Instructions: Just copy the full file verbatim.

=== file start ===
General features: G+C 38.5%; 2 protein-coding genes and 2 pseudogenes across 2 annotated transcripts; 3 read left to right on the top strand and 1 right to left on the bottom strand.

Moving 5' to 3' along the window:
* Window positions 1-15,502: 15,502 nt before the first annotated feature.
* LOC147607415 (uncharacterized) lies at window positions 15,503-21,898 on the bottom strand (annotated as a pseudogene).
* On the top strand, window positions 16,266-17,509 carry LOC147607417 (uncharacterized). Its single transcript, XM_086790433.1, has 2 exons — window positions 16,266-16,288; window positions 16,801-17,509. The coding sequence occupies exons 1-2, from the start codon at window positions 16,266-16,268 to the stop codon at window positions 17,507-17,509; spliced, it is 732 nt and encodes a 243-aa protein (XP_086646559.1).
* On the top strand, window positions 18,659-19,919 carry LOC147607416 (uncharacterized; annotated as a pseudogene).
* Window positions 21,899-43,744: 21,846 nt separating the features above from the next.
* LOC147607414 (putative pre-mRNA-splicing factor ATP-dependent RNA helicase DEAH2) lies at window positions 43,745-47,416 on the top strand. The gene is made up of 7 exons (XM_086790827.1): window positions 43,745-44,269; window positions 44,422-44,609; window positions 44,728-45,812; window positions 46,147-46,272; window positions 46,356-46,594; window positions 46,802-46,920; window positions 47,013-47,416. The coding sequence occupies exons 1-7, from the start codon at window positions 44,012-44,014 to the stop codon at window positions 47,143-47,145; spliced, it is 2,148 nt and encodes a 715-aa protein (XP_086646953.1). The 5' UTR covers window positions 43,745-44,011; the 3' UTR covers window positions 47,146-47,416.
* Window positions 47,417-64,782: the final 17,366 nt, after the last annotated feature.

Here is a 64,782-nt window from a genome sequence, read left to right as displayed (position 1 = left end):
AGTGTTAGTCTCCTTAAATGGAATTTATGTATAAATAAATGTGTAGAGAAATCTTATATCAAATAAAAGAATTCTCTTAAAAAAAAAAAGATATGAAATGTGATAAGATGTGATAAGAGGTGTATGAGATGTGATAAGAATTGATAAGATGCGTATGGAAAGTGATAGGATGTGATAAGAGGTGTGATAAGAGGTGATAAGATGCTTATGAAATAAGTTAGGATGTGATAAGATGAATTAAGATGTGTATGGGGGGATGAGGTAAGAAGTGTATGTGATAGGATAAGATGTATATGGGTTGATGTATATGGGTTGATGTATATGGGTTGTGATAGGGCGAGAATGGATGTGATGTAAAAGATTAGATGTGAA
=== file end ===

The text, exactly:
General features: G+C 38.5%; 2 protein-coding genes and 2 pseudogenes across 2 annotated transcripts; 3 read left to right on the top strand and 1 right to left on the bottom strand.

Moving 5' to 3' along the window:
* Window positions 1-15,502: 15,502 nt before the first annotated feature.
* LOC147607415 (uncharacterized) lies at window positions 15,503-21,898 on the bottom strand (annotated as a pseudogene).
* On the top strand, window positions 16,266-17,509 carry LOC147607417 (uncharacterized). Its single transcript, XM_086790433.1, has 2 exons — window positions 16,266-16,288; window positions 16,801-17,509. The coding sequence occupies exons 1-2, from the start codon at window positions 16,266-16,268 to the stop codon at window positions 17,507-17,509; spliced, it is 732 nt and encodes a 243-aa protein (XP_086646559.1).
* On the top strand, window positions 18,659-19,919 carry LOC147607416 (uncharacterized; annotated as a pseudogene).
* Window positions 21,899-43,744: 21,846 nt separating the features above from the next.
* LOC147607414 (putative pre-mRNA-splicing factor ATP-dependent RNA helicase DEAH2) lies at window positions 43,745-47,416 on the top strand. The gene is made up of 7 exons (XM_086790827.1): window positions 43,745-44,269; window positions 44,422-44,609; window positions 44,728-45,812; window positions 46,147-46,272; window positions 46,356-46,594; window positions 46,802-46,920; window positions 47,013-47,416. The coding sequence occupies exons 1-7, from the start codon at window positions 44,012-44,014 to the stop codon at window positions 47,143-47,145; spliced, it is 2,148 nt and encodes a 715-aa protein (XP_086646953.1). The 5' UTR covers window positions 43,745-44,011; the 3' UTR covers window positions 47,146-47,416.
* Window positions 47,417-64,782: the final 17,366 nt, after the last annotated feature.

Here is a 64,782-nt window from a genome sequence, read left to right as displayed (position 1 = left end):
AGTGTTAGTCTCCTTAAATGGAATTTATGTATAAATAAATGTGTAGAGAAATCTTATATCAAATAAAAGAATTCTCTTAAAAAAAAAAAGATATGAAATGTGATAAGATGTGATAAGAGGTGTATGAGATGTGATAAGAATTGATAAGATGCGTATGGAAAGTGATAGGATGTGATAAGAGGTGTGATAAGAGGTGATAAGATGCTTATGAAATAAGTTAGGATGTGATAAGATGAATTAAGATGTGTATGGGGGGATGAGGTAAGAAGTGTATGTGATAGGATAAGATGTATATGGGTTGATGTATATGGGTTGATGTATATGGGTTGTGATAGGGCGAGAATGGATGTGATGTAAAAGATTAGATGTGAA